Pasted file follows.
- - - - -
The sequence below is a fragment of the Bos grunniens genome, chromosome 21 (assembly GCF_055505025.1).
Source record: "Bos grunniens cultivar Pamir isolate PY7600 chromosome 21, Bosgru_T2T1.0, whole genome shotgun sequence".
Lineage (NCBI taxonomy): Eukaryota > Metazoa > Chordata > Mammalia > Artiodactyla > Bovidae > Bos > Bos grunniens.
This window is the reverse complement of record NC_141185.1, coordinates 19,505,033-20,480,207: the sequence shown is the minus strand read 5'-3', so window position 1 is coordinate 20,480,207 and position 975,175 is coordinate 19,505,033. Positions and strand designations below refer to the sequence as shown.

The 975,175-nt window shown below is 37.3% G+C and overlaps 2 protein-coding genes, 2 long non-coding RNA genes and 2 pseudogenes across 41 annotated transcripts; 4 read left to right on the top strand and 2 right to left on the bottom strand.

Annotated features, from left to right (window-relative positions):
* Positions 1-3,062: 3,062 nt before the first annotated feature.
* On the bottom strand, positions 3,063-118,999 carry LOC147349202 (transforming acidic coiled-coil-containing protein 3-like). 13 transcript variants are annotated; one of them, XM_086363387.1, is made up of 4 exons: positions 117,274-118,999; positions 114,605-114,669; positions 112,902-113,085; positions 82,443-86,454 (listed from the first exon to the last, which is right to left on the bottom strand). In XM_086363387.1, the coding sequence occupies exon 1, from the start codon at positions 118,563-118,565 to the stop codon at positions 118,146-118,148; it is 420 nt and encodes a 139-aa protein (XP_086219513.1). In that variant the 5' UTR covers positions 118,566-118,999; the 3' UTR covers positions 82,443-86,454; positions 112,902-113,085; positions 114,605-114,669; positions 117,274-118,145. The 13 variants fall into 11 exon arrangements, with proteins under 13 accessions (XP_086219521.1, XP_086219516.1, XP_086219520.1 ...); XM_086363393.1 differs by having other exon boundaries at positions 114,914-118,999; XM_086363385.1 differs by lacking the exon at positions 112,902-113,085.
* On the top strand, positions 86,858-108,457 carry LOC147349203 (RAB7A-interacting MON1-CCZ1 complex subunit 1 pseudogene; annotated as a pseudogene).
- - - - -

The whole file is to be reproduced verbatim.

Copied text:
The sequence below is a fragment of the Bos grunniens genome, chromosome 21 (assembly GCF_055505025.1).
Source record: "Bos grunniens cultivar Pamir isolate PY7600 chromosome 21, Bosgru_T2T1.0, whole genome shotgun sequence".
Lineage (NCBI taxonomy): Eukaryota > Metazoa > Chordata > Mammalia > Artiodactyla > Bovidae > Bos > Bos grunniens.
This window is the reverse complement of record NC_141185.1, coordinates 19,505,033-20,480,207: the sequence shown is the minus strand read 5'-3', so window position 1 is coordinate 20,480,207 and position 975,175 is coordinate 19,505,033. Positions and strand designations below refer to the sequence as shown.

The 975,175-nt window shown below is 37.3% G+C and overlaps 2 protein-coding genes, 2 long non-coding RNA genes and 2 pseudogenes across 41 annotated transcripts; 4 read left to right on the top strand and 2 right to left on the bottom strand.

Annotated features, from left to right (window-relative positions):
* Positions 1-3,062: 3,062 nt before the first annotated feature.
* On the bottom strand, positions 3,063-118,999 carry LOC147349202 (transforming acidic coiled-coil-containing protein 3-like). 13 transcript variants are annotated; one of them, XM_086363387.1, is made up of 4 exons: positions 117,274-118,999; positions 114,605-114,669; positions 112,902-113,085; positions 82,443-86,454 (listed from the first exon to the last, which is right to left on the bottom strand). In XM_086363387.1, the coding sequence occupies exon 1, from the start codon at positions 118,563-118,565 to the stop codon at positions 118,146-118,148; it is 420 nt and encodes a 139-aa protein (XP_086219513.1). In that variant the 5' UTR covers positions 118,566-118,999; the 3' UTR covers positions 82,443-86,454; positions 112,902-113,085; positions 114,605-114,669; positions 117,274-118,145. The 13 variants fall into 11 exon arrangements, with proteins under 13 accessions (XP_086219521.1, XP_086219516.1, XP_086219520.1 ...); XM_086363393.1 differs by having other exon boundaries at positions 114,914-118,999; XM_086363385.1 differs by lacking the exon at positions 112,902-113,085.
* On the top strand, positions 86,858-108,457 carry LOC147349203 (RAB7A-interacting MON1-CCZ1 complex subunit 1 pseudogene; annotated as a pseudogene).